Why the Fall TV Lineup Is Loaded With Shows You Already Know

Networks play it safe with familiar series, characters and movies

The Muppets is just one of several freshman shows with a pre-sold brand the networks hope give them an edge this fall. The prime-time schedule includes two movie adaptations (Fox's Minority Report, CBS' Limitless), a spinoff (NBC's Chicago Med), a revival (NBC's Heroes Reborn) and a comic book character come to life (CBS' Supergirl). Still other retreads are waiting in the wings for midseason, including Rush Hour (CBS), Uncle Buck (ABC), Criminal Minds: Beyond Borders (CBS), The CW's Arrow/The Flash spinoff D.C.'s Legends of Tomorrow and, the most anticipated of all, Fox's limited-series revival of The X-Files.

With so much video content competing for viewers, a show based on a familiar brand may be a safer bet. "You have to look at every possible opportunity to do something that makes a show stand out for a consumer who's being spoken to by many, many different companies," says Fox Television Group co-CEO and co-chairman Dana Walden, who also green-lit a limited-series rehab of Prison Break. "The ones that resonate the most clearly with our viewers are obviously ones that are going to get the greatest opportunities."

The strategy worked last year with CBS' NCIS: New Orleans and CSI: Cyber, Fox's Gotham and The CW's The Flash, all of which rode their built-in brands to a second season. "It does hopefully give you a leg up because there's pre-sold awareness, and there's already a Heroes audience that I think we can tap into for Reborn," says NBC Entertainment chairman Robert Greenblatt. "But it's also a double-edged sword. You've got the specter of the original show hanging over your head: Can the new incarnation of it measure up to the old one?"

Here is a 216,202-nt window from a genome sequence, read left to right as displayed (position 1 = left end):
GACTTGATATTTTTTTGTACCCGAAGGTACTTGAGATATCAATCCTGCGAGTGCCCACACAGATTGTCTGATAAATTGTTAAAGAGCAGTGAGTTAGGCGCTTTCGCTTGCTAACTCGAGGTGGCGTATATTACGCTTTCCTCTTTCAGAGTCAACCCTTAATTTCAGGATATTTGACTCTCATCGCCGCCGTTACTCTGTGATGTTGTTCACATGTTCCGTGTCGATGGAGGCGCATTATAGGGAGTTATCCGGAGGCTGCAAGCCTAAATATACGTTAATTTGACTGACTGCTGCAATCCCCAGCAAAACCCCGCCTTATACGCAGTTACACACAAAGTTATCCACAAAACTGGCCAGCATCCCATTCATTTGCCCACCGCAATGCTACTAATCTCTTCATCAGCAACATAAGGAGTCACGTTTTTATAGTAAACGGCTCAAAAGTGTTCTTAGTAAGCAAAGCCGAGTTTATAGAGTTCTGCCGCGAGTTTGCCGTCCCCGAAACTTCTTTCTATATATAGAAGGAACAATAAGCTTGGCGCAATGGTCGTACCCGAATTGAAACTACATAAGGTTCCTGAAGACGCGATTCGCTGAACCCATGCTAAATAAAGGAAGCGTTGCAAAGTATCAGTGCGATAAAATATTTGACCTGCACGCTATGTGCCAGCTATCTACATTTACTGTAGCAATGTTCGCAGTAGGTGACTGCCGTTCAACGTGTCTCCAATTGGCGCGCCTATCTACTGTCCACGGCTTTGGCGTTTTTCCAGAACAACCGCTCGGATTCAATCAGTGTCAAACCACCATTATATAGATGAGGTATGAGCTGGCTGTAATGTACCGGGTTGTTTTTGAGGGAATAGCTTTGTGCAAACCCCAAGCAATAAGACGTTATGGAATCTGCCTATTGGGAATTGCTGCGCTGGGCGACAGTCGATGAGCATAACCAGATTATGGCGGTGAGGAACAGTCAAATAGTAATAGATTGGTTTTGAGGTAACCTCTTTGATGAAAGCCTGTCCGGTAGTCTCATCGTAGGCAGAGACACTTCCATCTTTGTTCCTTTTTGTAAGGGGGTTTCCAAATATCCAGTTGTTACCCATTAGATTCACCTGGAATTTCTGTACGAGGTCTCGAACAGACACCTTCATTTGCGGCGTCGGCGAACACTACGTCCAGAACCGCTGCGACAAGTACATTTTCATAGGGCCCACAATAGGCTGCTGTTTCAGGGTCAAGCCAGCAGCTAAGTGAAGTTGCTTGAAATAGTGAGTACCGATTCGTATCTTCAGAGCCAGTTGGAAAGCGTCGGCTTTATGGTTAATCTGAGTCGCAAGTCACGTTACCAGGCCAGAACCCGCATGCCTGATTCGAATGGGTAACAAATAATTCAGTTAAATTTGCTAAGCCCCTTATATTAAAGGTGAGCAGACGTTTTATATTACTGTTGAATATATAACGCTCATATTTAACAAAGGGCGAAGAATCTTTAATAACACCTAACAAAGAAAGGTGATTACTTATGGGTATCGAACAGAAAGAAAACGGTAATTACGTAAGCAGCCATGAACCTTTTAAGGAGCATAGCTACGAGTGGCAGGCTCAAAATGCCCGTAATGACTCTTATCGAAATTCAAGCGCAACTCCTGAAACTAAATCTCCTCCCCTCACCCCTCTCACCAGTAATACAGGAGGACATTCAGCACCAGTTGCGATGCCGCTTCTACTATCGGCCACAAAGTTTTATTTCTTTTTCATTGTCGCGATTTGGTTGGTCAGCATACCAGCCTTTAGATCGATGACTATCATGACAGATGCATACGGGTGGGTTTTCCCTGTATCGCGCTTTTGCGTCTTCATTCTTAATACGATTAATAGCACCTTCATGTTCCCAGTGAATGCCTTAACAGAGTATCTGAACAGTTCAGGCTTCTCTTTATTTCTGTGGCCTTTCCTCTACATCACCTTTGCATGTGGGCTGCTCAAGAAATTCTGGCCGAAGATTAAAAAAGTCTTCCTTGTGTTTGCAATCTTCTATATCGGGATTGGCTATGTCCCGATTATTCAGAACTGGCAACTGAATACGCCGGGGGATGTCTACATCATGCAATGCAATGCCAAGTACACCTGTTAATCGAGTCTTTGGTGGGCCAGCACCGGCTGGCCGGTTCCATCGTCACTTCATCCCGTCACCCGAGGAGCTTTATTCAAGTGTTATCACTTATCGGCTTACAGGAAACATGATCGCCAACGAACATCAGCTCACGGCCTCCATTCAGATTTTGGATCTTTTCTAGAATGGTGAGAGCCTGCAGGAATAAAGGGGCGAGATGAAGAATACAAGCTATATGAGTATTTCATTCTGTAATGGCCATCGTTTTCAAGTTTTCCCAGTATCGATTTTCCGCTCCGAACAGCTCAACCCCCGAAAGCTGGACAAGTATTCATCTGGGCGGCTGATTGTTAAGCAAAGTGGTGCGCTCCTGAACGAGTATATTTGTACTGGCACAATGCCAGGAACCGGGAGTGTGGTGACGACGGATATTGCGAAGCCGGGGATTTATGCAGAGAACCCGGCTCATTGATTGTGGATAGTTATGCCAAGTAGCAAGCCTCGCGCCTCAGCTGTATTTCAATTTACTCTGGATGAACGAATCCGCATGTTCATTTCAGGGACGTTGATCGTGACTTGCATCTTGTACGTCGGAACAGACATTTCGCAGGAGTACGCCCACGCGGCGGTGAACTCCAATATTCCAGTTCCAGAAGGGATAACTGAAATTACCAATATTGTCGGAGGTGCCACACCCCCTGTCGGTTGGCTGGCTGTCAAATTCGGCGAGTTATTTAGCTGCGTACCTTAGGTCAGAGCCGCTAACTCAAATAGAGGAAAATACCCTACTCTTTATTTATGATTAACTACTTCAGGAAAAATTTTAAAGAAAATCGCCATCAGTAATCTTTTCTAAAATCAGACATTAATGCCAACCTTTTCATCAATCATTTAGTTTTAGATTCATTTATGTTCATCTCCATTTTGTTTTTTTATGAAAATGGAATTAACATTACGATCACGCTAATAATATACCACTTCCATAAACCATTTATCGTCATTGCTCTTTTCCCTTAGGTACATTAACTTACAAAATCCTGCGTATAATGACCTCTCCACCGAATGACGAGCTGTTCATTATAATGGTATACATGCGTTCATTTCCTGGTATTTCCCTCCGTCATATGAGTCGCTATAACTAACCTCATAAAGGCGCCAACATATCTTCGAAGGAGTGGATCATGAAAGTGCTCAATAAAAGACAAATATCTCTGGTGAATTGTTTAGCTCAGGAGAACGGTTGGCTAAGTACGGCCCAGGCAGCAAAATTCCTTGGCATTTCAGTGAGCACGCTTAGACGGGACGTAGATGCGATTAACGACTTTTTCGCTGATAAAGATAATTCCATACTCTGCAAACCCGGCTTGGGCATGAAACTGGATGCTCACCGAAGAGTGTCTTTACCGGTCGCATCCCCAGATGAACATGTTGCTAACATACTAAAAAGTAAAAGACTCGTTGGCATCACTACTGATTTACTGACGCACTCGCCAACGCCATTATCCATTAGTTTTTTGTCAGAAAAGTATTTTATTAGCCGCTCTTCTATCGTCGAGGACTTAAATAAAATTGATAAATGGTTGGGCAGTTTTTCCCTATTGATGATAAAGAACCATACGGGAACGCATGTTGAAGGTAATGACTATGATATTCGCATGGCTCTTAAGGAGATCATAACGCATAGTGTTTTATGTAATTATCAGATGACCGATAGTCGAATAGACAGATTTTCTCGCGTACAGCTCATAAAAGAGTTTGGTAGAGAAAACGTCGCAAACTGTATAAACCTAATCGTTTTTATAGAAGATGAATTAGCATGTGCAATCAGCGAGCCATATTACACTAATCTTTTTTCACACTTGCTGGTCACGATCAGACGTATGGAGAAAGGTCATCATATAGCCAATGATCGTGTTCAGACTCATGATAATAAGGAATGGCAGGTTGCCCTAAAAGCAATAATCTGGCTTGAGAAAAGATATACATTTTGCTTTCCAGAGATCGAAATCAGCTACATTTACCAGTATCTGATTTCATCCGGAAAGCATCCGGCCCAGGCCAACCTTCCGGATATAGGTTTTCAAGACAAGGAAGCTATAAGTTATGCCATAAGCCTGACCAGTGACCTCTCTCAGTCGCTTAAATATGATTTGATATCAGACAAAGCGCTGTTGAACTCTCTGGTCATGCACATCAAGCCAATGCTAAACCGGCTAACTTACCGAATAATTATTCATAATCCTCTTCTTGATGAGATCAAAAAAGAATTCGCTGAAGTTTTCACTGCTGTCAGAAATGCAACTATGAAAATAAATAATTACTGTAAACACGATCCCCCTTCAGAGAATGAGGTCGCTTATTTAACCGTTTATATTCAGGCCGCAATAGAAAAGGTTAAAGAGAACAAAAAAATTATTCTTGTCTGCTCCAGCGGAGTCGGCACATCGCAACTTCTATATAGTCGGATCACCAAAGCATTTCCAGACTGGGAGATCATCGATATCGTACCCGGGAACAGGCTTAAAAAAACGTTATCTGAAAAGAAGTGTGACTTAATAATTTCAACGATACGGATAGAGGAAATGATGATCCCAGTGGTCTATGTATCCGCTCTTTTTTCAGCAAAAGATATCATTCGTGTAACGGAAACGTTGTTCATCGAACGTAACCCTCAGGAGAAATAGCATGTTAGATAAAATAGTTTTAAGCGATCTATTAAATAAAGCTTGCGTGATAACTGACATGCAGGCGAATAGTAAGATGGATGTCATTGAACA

Media buyers are taking a wait-and-see position. "That brand recognition will certainly help and can encourage more tune-in viewership, but in a sense it's almost harder because they have a built-in audience that has a preconceived expectation. So they really have to hit it out of the park to keep those fans engaged with the show," says Darcy Bowe, vp, media director at Starcom.

One recent indication that the nets may have gone overboard with the recycling: NBC last month canceled a revamp of Craig T. Nelson's hit ABC sitcom from the '90s, Coach. The series had been slated for midseason, but after seeing the pilot, the network had a change of heart. "Starting with a familiar brand gives you a leg up, but ultimately consistency, delivering quality on a consistent basis, is what keeps your audience there," says CBS Entertainment chairman Nina Tassler. "You can't settle for anything that is less than excellent."

This story first appeared in the Sept. 21 issue of Adweek magazine. Click here to subscribe.